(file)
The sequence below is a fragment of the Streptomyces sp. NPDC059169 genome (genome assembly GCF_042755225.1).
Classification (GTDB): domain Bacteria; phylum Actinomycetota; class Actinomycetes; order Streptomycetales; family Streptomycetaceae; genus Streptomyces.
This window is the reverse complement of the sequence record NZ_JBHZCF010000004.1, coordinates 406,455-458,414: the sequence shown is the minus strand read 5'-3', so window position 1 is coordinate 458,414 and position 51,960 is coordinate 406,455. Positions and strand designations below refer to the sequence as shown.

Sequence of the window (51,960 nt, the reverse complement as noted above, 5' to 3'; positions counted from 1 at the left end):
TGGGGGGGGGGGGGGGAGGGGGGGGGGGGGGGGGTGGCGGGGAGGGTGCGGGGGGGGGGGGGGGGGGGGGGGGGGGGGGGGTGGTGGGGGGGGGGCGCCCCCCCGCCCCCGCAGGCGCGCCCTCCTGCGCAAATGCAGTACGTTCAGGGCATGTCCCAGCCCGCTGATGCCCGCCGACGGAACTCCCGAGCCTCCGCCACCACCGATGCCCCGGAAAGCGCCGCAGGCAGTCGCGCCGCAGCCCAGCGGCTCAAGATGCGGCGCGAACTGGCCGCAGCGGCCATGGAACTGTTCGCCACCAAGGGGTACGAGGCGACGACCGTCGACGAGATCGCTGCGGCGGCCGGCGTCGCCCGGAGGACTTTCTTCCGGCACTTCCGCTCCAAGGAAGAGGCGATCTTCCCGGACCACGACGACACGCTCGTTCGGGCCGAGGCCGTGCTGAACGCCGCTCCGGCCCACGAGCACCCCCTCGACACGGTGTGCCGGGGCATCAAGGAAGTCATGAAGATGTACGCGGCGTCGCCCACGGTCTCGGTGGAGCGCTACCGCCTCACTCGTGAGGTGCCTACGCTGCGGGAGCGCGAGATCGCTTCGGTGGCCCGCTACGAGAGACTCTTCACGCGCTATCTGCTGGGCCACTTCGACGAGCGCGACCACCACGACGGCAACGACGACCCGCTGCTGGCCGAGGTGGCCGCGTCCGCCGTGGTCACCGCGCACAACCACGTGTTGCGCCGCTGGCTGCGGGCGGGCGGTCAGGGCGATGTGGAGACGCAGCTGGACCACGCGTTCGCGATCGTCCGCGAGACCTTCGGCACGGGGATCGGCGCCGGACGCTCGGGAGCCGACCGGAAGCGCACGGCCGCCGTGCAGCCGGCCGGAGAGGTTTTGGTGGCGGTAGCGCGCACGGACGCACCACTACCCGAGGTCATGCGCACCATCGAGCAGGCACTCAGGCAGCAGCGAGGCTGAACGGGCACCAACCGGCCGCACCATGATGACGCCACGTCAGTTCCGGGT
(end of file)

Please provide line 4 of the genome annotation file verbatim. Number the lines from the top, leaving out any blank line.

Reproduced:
Sequence of the window (51,960 nt, the reverse complement as noted above, 5' to 3'; positions counted from 1 at the left end):